Introduction to the Giant Panda
Have a look at the Giant Panda's historic habitat and you can easily get depressed. The panda's habitat used to cover most of southern and eastern China as well as small bits of Myanmar and Vietnam. These days, Giant Pandas only live in tiny pockets, mostly in the mountains of Sichuan Province.
Pandas are extremely reclusive, and seeing one in the wild is very rare. The look like big cuddly bears but in reality, they are very shy and like to be left alone.
The best place to see them in action is in the Giant Panda Research and Breeding Center in Chengdu.
The Loner - Giant Pandas in the Wild
Pandas are loners. Although they appear to have been carnivorous at some point in their evolution, they adapted to eating only plants – and only bamboo – but retain a solitary nature unlike other herbivores. They keep a small territory and don’t wander too far. They also don’t have rigid schedules, eating, sleeping and playing whenever and wherever the mood strikes them. The Giant Panda Breeding and Research Base points out, however, that over 50% of a panda’s day is spent eating, over 40% is spent sleeping, so whatever is left over is devoted to play.
The Loner Hunts for a Mate
In the spring, for a mere three months, older pandas of at least 7 years, search each other out for the mating season. After mating, pandas retreat to their own territory.
Pandas love water and make their homes near a water source.
Pandas sometimes over-drink and act drunk making it even more beloved by the Chinese people as legends surround why the panda does this.
Pandas are playful and not the least bit aggressive. Mountain dwellers have reported them mischievously getting into their homes and playing with kitchen pots and pans and then discarding them in the woods later on.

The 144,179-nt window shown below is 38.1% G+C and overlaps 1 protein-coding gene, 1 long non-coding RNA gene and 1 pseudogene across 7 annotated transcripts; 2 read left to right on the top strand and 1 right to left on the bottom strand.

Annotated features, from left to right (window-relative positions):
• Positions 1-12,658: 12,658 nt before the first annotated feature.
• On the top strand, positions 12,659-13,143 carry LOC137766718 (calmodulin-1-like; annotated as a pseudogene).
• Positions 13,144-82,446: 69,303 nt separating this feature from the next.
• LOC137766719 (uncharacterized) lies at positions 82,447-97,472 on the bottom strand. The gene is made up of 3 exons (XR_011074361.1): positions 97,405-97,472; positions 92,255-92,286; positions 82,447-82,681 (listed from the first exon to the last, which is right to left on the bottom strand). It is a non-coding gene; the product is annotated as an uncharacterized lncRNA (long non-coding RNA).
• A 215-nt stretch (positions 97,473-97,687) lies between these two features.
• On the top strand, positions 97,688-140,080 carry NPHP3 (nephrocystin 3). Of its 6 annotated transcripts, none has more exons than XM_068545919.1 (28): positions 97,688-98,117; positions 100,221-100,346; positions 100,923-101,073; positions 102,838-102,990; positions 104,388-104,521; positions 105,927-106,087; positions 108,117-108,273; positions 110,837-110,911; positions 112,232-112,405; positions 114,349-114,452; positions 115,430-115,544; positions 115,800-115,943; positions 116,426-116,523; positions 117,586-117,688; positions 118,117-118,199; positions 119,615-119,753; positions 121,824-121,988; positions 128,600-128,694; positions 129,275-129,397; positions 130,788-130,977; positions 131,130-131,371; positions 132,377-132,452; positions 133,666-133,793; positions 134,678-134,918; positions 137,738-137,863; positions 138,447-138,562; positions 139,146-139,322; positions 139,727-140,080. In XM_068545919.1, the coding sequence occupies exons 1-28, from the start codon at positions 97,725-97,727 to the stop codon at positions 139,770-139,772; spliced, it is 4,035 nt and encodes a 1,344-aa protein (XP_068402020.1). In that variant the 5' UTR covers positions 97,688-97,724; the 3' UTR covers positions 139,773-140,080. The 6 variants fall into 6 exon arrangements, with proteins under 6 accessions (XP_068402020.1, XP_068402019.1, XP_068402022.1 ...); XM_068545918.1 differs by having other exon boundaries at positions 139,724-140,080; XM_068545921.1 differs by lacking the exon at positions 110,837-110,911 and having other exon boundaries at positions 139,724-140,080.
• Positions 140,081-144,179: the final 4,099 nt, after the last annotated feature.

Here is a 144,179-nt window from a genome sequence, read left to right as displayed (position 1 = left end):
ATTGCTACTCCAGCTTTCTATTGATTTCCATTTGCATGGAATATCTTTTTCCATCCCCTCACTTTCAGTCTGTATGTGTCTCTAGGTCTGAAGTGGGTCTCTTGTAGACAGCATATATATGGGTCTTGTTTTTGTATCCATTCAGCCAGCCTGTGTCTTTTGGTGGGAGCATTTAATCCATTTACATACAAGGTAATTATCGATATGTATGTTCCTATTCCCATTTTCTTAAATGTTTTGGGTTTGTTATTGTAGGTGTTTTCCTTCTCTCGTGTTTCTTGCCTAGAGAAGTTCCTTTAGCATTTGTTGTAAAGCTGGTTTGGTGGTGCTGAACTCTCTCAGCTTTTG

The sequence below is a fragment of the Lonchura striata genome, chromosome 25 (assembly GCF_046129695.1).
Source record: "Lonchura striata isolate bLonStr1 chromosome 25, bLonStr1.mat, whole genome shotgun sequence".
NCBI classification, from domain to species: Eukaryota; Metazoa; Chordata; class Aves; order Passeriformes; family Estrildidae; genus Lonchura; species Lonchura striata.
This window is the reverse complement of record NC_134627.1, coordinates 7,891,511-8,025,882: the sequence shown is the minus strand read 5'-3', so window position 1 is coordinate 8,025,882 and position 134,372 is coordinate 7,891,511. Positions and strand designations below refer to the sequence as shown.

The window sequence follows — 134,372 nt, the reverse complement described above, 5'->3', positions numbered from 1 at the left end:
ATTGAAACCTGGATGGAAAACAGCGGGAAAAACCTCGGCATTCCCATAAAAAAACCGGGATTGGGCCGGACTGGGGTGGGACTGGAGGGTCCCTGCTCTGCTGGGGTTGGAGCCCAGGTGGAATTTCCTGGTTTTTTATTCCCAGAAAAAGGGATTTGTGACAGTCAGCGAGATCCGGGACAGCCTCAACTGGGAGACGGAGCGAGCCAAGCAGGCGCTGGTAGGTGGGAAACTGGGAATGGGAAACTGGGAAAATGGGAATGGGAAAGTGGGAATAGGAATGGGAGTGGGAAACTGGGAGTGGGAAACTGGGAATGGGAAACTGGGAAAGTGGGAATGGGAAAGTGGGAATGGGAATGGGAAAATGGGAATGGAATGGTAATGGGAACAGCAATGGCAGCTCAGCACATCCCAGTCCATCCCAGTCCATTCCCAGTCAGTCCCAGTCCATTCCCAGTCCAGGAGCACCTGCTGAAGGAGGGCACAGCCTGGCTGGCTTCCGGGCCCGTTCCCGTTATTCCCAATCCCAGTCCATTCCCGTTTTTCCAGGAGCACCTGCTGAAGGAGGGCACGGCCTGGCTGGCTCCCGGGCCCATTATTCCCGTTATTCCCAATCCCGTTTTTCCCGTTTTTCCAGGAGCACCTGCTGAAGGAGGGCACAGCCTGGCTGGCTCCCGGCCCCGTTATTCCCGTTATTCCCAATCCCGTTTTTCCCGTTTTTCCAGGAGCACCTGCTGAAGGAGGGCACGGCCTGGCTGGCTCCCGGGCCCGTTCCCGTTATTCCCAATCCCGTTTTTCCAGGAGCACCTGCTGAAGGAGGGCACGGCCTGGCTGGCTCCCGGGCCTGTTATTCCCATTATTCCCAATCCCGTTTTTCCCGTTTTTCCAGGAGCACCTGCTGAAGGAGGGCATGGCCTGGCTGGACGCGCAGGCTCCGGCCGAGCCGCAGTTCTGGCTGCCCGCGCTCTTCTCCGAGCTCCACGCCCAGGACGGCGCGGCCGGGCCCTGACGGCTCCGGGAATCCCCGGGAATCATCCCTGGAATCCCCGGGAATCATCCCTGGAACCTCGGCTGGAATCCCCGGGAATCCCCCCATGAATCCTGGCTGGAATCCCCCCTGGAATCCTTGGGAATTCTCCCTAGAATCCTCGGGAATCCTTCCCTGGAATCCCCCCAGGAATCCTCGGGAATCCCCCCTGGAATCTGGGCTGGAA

They’ve also been known to befriend domestic animals such as a sheep or pig and sleep and eat together with them.
Shy Miss Panda
Chinese people nickname the Panda “Miss Panda” since they often exhibit shy, even coy, behavior such as covering its face with a paw or ducking its head when confronted by a stranger.
Not So Shy Mrs. Panda
Notably, mother pandas protect their young as you’d expect so just like any other bear, don’t come between a mama panda and her baby if you happen upon one in the wild.
Seeing Giant Pandas
As beloved as these creatures are in China, you might be shocked at how simple their zoo enclosures can be. When I first visited the Shanghai Zoo, I expected the Giant Panda's enclosure to be very grand and extremely suitable. It was nothing more than a slab of concrete with a bare fake tree in the middle and a pile of bamboo on the ground - all behind bars in an indoor enclosure. It was more than a little sad to see China's favorite animal so treated. Since those days, the Shanghai Zoo has gotten an upgrade, but if you want to see and experience Giant Pandas who seem to be extremely well taken care of, then you should definitely put a visit to Chengdu in your itinerary.
The Giant Panda Base is the best place for 100%-guaranteed-viewing.
Read more about the base to schedule your trip there: The Giant Panda Research and Breeding Center
Source: The Giant Panda Breeding Research Base: www.panda.org.cn.